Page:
In November 2022, Walmart filed a motion to dismiss the Tylenol autism lawsuit based on federal preemption. Walmart is alleged to have violated its duties under the state law to warn about the risks of the prenatal use of their acetaminophen brand “Equate”. In its preemption motion, the company argues that it was not legally permitted to change the warning labels since the FDA mandated the warnings of such products under federal law. The plaintiffs opposed this motion, stating that the FDA regulations would not have barred such warning changes informing about the risks of drug use during pregnancy. The judge denied Walmart’s motion, explaining that federal preemption did not apply because FDA labeling law is not exclusive. She further explained that FDA regulations allow companies to change warning labels and include additional information to ensure the labeling is adequate. Walmart also appealled for the Judge to reconsider the preemption, which was also denied.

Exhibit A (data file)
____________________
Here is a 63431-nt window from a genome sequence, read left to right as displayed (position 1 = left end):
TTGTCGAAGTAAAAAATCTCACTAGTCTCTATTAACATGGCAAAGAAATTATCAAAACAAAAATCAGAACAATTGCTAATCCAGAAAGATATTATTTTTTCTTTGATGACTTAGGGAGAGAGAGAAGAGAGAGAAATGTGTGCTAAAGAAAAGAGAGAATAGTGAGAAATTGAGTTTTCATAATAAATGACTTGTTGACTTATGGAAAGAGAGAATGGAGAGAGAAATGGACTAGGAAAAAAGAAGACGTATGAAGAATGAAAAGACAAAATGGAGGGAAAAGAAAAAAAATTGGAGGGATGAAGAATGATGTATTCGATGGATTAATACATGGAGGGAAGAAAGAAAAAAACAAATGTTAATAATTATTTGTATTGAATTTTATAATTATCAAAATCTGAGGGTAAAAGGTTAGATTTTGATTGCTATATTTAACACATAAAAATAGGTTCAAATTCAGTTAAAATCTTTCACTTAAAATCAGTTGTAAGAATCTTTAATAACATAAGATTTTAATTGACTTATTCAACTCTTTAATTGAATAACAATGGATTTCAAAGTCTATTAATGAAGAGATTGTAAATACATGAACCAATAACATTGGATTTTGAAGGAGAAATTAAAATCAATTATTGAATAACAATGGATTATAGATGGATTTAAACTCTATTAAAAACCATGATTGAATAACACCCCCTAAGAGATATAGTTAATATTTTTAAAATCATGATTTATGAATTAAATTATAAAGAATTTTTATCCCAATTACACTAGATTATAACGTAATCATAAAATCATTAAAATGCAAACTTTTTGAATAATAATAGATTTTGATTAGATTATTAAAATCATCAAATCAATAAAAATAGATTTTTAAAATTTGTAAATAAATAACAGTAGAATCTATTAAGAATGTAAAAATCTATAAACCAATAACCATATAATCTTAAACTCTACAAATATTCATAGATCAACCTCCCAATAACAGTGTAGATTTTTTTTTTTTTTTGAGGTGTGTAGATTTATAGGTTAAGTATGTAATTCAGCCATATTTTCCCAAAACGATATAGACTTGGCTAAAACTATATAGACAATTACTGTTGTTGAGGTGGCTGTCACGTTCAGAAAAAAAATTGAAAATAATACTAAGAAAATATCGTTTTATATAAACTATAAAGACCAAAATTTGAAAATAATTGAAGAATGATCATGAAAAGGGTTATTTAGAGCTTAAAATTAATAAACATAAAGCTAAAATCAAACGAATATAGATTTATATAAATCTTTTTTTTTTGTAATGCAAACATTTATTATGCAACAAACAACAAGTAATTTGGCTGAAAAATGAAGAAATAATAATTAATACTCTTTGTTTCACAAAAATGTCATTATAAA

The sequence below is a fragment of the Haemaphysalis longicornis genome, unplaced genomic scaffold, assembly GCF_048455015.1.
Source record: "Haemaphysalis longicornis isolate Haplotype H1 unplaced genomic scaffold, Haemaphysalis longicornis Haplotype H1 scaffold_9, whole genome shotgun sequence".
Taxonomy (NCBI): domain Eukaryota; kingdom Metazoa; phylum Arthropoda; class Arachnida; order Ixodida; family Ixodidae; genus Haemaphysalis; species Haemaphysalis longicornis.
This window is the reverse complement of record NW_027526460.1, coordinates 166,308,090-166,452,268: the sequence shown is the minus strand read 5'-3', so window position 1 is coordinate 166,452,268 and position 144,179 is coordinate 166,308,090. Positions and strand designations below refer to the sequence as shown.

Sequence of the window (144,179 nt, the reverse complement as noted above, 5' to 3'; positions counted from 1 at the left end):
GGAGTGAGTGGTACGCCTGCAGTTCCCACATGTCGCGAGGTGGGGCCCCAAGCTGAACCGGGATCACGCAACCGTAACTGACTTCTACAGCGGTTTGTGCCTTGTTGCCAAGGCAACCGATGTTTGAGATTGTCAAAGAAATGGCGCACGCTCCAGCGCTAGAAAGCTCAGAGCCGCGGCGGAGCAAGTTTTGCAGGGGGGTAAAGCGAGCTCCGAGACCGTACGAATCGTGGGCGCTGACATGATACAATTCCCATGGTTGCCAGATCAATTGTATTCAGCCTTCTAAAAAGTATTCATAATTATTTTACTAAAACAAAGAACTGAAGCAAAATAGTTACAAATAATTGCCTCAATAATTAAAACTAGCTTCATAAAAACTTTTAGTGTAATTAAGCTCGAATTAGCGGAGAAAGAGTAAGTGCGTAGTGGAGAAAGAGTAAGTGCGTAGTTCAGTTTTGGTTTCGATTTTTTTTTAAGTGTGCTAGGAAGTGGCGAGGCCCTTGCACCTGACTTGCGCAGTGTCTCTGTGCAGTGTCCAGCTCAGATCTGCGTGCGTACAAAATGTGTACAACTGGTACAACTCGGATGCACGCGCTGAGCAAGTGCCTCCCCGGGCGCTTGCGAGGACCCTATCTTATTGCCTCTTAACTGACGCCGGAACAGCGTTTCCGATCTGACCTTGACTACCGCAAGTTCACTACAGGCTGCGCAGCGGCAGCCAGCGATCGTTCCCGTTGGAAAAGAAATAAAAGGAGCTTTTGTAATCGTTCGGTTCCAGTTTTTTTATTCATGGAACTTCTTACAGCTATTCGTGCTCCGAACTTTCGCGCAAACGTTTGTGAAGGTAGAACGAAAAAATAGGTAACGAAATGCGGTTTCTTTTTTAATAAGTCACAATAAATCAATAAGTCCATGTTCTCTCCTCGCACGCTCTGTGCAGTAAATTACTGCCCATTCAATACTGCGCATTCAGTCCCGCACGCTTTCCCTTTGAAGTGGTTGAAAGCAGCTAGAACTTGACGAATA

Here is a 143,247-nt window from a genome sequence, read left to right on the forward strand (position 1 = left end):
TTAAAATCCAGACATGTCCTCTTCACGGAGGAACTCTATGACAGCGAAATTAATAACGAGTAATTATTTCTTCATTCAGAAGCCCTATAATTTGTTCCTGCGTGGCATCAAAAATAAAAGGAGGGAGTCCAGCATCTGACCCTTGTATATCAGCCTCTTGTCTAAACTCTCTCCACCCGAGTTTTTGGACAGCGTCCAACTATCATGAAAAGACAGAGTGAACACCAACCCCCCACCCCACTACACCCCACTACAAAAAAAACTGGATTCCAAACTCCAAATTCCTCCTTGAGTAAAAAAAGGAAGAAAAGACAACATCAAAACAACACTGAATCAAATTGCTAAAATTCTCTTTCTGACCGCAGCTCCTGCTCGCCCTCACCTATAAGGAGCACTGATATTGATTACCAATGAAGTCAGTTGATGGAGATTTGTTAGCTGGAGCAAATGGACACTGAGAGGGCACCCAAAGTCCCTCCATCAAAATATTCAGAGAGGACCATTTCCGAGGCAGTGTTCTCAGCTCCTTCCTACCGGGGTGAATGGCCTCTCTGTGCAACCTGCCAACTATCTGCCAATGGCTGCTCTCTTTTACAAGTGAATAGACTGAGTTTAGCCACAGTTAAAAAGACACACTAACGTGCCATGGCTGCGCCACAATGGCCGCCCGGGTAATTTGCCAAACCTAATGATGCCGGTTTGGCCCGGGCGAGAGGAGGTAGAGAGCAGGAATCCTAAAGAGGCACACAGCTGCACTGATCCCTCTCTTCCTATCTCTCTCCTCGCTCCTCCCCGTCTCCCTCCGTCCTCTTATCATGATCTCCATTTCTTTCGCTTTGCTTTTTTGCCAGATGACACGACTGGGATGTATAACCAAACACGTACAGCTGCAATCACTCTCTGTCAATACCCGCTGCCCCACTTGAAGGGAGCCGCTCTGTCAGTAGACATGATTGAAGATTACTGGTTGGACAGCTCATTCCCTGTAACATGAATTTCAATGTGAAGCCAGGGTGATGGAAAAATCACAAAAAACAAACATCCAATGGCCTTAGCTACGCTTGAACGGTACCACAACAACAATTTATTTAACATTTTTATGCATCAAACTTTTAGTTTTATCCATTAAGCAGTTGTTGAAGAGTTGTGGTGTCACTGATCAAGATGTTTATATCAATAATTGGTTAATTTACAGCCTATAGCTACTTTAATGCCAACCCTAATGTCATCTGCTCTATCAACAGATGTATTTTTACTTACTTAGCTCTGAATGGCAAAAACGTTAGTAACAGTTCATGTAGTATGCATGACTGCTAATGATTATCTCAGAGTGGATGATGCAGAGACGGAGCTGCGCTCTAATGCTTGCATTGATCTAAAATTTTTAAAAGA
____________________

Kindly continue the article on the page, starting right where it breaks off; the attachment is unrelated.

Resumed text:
During the December 2022 monthly Tylenol class action lawsuit status conference, Judge Cote ordered the direct filing of future Tylenol autism cases in the MDL. Both parties also submitted independently proposed discovery plans after disagreeing on various issues. The Judge chose the defendant’s proposal and ordered them to work things out before the January 2023 status conference.
In December 2022, Judge Cote also appointed Randi Ellis as the MDL special master in charge of the plaintiff census. Her roles entail collecting key information from all new plaintiffs for decision-making purposes on matters related to the litigation. She has been previously appointed in similar roles in two other mass torts in 2022.